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I have seen this more than a couple times now while reading the Quran. I will quote ayat 19 of surah 45 to help with my question, which is about the bolded part):

Verily, they can avail you nothing against Allah (if He wants to punish you). Verily, the Zalimun (polytheists, wrong-doers, etc.) are Auliya' (protectors, helpers, etc.) to one another, but Allah is the Wali (Helper, Protector, etc.) of the Muttaqun (pious - see V. 2:2). (45:19)

What does "see V. 2:2" mean? I thought it was the details and characteristics of the Muttaqun, and I thought it was referring to ayat 2 of surah 2, but when I read 2:2, it was nothing related to this verse.

Can anyone please shed some light on what this is referring to?

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That looks like the Muhsin Khan translation: It has a tendency to cross-reference itself like that, and many of the cross-references only really make sense if you're also looking them up in the Khan translation.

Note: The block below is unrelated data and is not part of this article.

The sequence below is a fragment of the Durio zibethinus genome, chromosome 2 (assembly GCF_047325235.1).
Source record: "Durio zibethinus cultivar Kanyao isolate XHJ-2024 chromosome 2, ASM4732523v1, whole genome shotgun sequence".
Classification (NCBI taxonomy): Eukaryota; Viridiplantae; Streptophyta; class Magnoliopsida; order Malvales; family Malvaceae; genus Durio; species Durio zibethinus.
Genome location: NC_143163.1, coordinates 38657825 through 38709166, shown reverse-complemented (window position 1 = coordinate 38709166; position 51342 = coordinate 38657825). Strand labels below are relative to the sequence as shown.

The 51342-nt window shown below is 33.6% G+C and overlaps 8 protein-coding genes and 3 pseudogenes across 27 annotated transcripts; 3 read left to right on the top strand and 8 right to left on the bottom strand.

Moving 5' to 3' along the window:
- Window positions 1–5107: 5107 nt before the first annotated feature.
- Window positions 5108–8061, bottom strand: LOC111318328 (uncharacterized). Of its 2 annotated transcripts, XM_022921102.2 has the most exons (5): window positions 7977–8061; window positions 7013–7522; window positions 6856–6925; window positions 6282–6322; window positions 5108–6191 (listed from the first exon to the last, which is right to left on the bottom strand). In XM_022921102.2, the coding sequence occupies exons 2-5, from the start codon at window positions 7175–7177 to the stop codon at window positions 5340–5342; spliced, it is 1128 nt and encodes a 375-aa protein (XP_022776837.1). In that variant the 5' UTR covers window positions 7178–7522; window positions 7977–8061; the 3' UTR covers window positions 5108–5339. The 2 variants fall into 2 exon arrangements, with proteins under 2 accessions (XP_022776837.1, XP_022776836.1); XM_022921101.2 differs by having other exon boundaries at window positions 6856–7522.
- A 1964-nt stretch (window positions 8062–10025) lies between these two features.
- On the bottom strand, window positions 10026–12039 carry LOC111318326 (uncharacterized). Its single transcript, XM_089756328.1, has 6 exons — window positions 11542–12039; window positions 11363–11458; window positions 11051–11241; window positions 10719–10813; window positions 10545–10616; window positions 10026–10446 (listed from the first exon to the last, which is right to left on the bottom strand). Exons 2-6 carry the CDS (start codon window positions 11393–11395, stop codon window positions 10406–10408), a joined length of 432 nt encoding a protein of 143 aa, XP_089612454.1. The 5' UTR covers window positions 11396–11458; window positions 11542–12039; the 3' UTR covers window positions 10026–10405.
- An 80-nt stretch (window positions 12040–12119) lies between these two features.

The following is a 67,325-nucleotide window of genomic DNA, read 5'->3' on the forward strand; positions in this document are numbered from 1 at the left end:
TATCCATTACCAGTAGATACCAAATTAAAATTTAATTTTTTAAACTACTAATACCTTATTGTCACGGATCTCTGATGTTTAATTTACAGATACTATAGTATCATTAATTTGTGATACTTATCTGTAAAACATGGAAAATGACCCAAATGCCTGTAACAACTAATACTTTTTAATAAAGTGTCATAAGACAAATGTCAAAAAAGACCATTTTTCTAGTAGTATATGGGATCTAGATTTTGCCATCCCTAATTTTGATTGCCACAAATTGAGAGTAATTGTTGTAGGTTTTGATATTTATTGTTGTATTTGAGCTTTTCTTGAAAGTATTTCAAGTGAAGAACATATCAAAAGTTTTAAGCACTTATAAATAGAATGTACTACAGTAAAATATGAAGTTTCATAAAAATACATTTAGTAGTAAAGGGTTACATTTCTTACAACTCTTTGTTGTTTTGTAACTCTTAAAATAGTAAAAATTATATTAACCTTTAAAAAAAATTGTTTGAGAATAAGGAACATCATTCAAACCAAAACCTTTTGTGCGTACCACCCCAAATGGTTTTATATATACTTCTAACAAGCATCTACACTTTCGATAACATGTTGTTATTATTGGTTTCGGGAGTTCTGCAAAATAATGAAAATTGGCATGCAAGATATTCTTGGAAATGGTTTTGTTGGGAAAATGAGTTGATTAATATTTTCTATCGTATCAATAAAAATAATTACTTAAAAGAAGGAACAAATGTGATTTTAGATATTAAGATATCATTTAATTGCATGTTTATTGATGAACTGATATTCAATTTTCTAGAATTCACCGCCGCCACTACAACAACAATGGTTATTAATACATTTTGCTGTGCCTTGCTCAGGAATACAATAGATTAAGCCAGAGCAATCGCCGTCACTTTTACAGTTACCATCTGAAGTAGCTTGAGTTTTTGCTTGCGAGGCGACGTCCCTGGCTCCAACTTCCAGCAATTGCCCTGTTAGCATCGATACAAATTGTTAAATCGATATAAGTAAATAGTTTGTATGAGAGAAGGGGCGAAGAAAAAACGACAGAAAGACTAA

It's not so much referring to the actual ayah of al-Baqarah:2, that's just where the term Muttaqun first appeared in the book. Rather than translating al-Muttaqun like most other translations would (since any such translation risks losing some, if not most, of the meaning of the original Arabic term), the Khan translation inserts a parenthetical explanation of the term and leaves a romanization of the original Arabic. When the term is used again, rather than just repeating that exact same explanation every time it simply refers back to the original.

For reference, I have quoted here the Khan translation of Al-Baqarah 2 with the parenthetical explanation emphasised:

This is the Book (the Quran), whereof there is no doubt, a guidance to those who are Al-Muttaqun [the pious and righteous persons who fear Allah much (abstain from all kinds of sins and evil deeds which He has forbidden) and love Allah much (perform all kinds of good deeds which He has ordained)].

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    Yes, it is the Muhsin Khan translation. Thank you for clarifying and answering my question. – StuckInPhD Jun 14 '15 at 23:02

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